Caries as an archaeological problem-solving tool: reconstructing subsistence patterns in late prehistoric west-central Tennessee

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Maria Ostendorf Smith
Tracy K Betsinger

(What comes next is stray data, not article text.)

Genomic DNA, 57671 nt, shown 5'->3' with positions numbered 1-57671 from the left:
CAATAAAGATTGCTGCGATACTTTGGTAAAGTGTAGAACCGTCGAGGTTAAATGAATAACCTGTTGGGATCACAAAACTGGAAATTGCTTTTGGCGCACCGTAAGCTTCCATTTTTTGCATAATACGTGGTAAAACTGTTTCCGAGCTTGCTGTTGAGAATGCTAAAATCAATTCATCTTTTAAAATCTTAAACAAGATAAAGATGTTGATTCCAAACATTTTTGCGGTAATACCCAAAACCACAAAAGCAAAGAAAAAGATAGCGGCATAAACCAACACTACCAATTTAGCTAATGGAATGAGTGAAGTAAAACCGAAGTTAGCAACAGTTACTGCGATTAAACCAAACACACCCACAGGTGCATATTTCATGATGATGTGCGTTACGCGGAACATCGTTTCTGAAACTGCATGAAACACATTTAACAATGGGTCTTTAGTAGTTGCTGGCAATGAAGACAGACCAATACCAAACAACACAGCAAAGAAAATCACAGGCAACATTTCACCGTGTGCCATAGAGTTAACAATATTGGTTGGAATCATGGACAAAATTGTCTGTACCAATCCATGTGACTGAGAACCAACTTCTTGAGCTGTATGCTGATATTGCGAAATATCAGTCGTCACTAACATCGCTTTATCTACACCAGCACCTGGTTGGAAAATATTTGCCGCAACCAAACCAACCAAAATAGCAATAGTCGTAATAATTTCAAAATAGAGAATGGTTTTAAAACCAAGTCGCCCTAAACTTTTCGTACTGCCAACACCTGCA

The dentition from two Middle Mississippian period (~AD 1100-1350) site samples (Gray Farm [~AD 1150-1400], Link/Slayden [~AD 1200-1400]) from the Kentucky Lake Reservoir of west-central Tennessee area are examined for the presence of caries to assess whether a maize-intensive subsistence economy is evident or the retention of the cultivation of domesticated native seeds (i.e., the Eastern Agricultural Complex). Given the absence of archaeological context, the caries prevalence operates as an archaeological problem-solving tool. The caries prevalence by tooth type are compared to a Late Woodland period (~AD 400-900) site sample (Hobbs) from the Kentucky Lake Reservoir as well as three unequivocal maize-intensive site samples from the Late Mississippian period (~AD 1300-1550) of East Tennessee. The Gray Farm site aligns statistically with the maize-intensive samples; Link/Slayden does not and resembles the caries prevalence of the Hobbs sample. The Mississippianization process in the Kentucky Lake Reservoir clearly varies in the adoption of maize as a primary cultigen. This may reflect the difference in geo-political location of Gray Farm and Link/Slayden relative to neighboring Mississippian economies, particularly to the east (Middle Cumberland Culture), or it may reflect potential temporal differences among the Middle Mississippian period settlements within the Kentucky Lake Reservoir.



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